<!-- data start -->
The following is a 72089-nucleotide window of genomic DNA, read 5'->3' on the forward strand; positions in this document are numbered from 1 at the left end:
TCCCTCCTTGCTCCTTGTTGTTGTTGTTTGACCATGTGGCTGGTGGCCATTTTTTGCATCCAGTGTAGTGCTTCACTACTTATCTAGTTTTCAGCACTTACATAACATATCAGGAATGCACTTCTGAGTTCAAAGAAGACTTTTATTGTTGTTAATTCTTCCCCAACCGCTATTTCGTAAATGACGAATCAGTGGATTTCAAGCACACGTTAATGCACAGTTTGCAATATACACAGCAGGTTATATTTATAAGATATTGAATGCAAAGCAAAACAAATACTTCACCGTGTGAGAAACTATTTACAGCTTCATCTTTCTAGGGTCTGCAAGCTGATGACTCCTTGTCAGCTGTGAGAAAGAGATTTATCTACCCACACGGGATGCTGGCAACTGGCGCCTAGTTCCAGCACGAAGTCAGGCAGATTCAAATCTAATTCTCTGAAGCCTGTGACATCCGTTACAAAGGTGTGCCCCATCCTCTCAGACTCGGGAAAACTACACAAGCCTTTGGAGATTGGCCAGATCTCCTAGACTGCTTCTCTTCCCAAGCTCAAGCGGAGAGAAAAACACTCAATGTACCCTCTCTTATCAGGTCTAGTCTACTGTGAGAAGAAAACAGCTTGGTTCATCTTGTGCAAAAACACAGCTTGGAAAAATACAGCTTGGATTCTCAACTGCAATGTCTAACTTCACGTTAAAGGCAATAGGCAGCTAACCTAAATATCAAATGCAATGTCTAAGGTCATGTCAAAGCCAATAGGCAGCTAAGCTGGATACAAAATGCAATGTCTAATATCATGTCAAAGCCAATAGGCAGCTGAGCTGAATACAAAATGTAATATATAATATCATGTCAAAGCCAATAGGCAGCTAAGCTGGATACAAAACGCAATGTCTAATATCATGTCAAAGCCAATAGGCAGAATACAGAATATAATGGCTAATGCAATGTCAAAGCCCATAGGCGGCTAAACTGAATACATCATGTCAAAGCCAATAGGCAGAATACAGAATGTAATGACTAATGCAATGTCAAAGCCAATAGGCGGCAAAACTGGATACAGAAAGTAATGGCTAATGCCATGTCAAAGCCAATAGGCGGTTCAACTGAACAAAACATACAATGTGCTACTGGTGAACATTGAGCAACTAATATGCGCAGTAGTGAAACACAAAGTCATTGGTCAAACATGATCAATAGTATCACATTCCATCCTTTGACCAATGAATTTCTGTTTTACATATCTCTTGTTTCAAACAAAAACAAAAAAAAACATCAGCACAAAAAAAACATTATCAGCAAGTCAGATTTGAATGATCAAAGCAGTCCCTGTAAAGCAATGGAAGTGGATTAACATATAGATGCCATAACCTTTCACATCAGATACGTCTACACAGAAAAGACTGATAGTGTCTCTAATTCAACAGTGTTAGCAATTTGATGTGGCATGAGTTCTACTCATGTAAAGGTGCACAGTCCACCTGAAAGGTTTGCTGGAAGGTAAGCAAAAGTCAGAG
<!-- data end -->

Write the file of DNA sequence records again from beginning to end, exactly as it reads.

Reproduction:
The following is a 72089-nucleotide window of genomic DNA, read 5'->3' on the forward strand; positions in this document are numbered from 1 at the left end:
TCCCTCCTTGCTCCTTGTTGTTGTTGTTTGACCATGTGGCTGGTGGCCATTTTTTGCATCCAGTGTAGTGCTTCACTACTTATCTAGTTTTCAGCACTTACATAACATATCAGGAATGCACTTCTGAGTTCAAAGAAGACTTTTATTGTTGTTAATTCTTCCCCAACCGCTATTTCGTAAATGACGAATCAGTGGATTTCAAGCACACGTTAATGCACAGTTTGCAATATACACAGCAGGTTATATTTATAAGATATTGAATGCAAAGCAAAACAAATACTTCACCGTGTGAGAAACTATTTACAGCTTCATCTTTCTAGGGTCTGCAAGCTGATGACTCCTTGTCAGCTGTGAGAAAGAGATTTATCTACCCACACGGGATGCTGGCAACTGGCGCCTAGTTCCAGCACGAAGTCAGGCAGATTCAAATCTAATTCTCTGAAGCCTGTGACATCCGTTACAAAGGTGTGCCCCATCCTCTCAGACTCGGGAAAACTACACAAGCCTTTGGAGATTGGCCAGATCTCCTAGACTGCTTCTCTTCCCAAGCTCAAGCGGAGAGAAAAACACTCAATGTACCCTCTCTTATCAGGTCTAGTCTACTGTGAGAAGAAAACAGCTTGGTTCATCTTGTGCAAAAACACAGCTTGGAAAAATACAGCTTGGATTCTCAACTGCAATGTCTAACTTCACGTTAAAGGCAATAGGCAGCTAACCTAAATATCAAATGCAATGTCTAAGGTCATGTCAAAGCCAATAGGCAGCTAAGCTGGATACAAAATGCAATGTCTAATATCATGTCAAAGCCAATAGGCAGCTGAGCTGAATACAAAATGTAATATATAATATCATGTCAAAGCCAATAGGCAGCTAAGCTGGATACAAAACGCAATGTCTAATATCATGTCAAAGCCAATAGGCAGAATACAGAATATAATGGCTAATGCAATGTCAAAGCCCATAGGCGGCTAAACTGAATACATCATGTCAAAGCCAATAGGCAGAATACAGAATGTAATGACTAATGCAATGTCAAAGCCAATAGGCGGCAAAACTGGATACAGAAAGTAATGGCTAATGCCATGTCAAAGCCAATAGGCGGTTCAACTGAACAAAACATACAATGTGCTACTGGTGAACATTGAGCAACTAATATGCGCAGTAGTGAAACACAAAGTCATTGGTCAAACATGATCAATAGTATCACATTCCATCCTTTGACCAATGAATTTCTGTTTTACATATCTCTTGTTTCAAACAAAAACAAAAAAAAACATCAGCACAAAAAAAACATTATCAGCAAGTCAGATTTGAATGATCAAAGCAGTCCCTGTAAAGCAATGGAAGTGGATTAACATATAGATGCCATAACCTTTCACATCAGATACGTCTACACAGAAAAGACTGATAGTGTCTCTAATTCAACAGTGTTAGCAATTTGATGTGGCATGAGTTCTACTCATGTAAAGGTGCACAGTCCACCTGAAAGGTTTGCTGGAAGGTAAGCAAAAGTCAGAG